The designer has won a total of 300,000 euros and will be accompanied by the CEO of Chloé, Riccardo Bellini, patron of this 34th edition and president of the jury. The manager will also mentor Duran Lantik, while the other Special Prize winner, Ester Manas, will be mentored for a year by Frédéric Maus, head of the Première Classe salon. “We’re delighted to help Ester Manas and Balthazar Delepierre develop this wonderful project and to take them very, very far,” he says. As in the case of Louis Gabriel Nouchi, the jury has highlighted new visions and representations of fashion.

Ester Manas et Balthazar Delepierre won the Special – ph DM

Sunny and passionate, Ester Manas has made inclusivity her signature, with a range of extended sizes and intelligent clothing that adapts to as many people as possible. In just a few years, she has succeeded in radically breaking the codes of the fashion world by parading gorgeous models on the Paris catwalks in sexy, daring outfits, without ever lapsing into vulgarity or gratuitous language. “We’re delighted that the industry has decided that this is a theme that needs to be explored. And today, that is the message that is has delivered,” she enthused. 

“We had a selection of finalists of a very, very high standard. We had a long discussion, almost three and a half hours, to decide between them. They all had very different profiles, and they all impressed us, whether from a creative point of view, or in terms of their commitment or their very entrepreneurial profile,” confided the deputy general manager of Lacoste, who will be accompanying the winner of the Pierre Bergé Prize, Avellano.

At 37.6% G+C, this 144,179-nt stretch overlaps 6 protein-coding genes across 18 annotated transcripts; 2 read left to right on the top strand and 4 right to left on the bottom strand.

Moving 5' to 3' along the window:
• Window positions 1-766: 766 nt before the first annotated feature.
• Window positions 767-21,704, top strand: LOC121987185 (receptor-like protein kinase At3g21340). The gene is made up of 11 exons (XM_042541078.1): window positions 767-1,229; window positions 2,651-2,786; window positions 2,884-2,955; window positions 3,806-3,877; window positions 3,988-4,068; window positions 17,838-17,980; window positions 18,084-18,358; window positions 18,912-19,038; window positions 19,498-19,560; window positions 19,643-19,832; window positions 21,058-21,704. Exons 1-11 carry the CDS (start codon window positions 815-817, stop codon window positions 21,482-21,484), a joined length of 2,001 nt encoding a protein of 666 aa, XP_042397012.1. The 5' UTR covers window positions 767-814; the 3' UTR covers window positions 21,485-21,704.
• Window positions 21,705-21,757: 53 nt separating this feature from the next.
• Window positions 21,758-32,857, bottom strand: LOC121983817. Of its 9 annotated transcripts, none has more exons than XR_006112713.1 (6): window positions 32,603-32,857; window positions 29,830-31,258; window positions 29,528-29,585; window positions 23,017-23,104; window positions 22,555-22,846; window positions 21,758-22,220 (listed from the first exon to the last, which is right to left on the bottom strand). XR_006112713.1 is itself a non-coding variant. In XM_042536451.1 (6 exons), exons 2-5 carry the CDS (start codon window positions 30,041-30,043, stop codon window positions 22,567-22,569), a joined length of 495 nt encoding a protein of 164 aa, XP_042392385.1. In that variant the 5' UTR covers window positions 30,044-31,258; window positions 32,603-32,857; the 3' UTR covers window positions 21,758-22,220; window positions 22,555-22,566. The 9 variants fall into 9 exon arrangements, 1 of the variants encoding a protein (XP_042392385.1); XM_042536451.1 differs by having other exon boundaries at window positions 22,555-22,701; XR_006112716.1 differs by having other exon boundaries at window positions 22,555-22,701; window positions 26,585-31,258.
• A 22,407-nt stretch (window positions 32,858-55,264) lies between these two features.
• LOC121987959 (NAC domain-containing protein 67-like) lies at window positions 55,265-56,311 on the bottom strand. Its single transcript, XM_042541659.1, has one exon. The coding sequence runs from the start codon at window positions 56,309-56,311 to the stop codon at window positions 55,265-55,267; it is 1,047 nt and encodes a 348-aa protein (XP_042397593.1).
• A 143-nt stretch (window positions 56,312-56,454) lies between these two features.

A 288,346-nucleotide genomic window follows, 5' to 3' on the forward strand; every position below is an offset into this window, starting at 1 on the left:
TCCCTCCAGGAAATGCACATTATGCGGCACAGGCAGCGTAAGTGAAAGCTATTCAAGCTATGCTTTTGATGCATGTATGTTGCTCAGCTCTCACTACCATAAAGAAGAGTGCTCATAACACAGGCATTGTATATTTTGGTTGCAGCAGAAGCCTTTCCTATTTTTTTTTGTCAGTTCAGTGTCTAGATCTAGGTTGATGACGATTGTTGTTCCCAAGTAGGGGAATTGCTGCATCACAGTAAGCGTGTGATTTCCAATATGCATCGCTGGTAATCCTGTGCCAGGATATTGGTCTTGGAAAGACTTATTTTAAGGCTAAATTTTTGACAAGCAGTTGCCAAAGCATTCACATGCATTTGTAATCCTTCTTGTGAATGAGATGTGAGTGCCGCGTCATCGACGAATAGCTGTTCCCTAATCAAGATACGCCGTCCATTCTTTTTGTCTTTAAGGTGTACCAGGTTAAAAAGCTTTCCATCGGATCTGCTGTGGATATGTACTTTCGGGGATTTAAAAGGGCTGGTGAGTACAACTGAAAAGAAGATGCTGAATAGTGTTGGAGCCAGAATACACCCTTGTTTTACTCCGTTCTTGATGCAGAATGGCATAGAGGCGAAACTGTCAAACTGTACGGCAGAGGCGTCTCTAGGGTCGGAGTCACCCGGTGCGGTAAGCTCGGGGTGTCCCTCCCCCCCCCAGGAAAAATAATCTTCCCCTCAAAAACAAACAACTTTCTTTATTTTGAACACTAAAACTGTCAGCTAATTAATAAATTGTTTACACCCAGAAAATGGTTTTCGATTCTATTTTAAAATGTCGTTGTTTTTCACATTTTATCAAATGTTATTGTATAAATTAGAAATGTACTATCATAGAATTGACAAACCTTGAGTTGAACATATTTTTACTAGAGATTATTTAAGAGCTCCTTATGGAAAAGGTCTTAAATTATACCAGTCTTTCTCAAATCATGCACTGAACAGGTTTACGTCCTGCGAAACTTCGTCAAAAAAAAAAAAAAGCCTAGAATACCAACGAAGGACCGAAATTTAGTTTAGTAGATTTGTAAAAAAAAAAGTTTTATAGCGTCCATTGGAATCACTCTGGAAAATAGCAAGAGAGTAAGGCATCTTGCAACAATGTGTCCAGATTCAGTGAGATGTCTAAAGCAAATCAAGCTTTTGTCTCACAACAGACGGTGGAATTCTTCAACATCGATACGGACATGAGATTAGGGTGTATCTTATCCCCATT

The other finalists included Italy’s Andrea Adamo with his label Andreadamo, Marie-Christine Statz’s Gauchere and the Maison Gmbh of the duo formed by Pakistani-Norwegian photographer Benjamin Alexander Huseby and Turkish-German designer Serhat Isik. The other two designers shortlisted for the Pierre Bergé prize were Ouest Paris, the young hedonistic workwear brand founded in 2022 by Arthur Robert, and Alice Vaillant’s Vaillant Studio.

Last year, Andam awarded the Grand Prix to the Botter label, the Special Prize to Hong Kong-born, London-based designer Robert Wun, the Prix Pierre Bergé to Anthony Alvarez of Bluemarble and the Fashion Accessories Prize to Dolly Cohen. In 2024, the Andam Prize, which will be celebrating its 35th anniversary, will be sponsored by Francesca Bellettini, the CEO of Saint Laurent. This will be an opportunity to pay tribute to Pierre Bergé who, with the Fondation Pierre Bergé – Yves Saint Laurent, helped to create this competition in 1989, and was its president until 2017.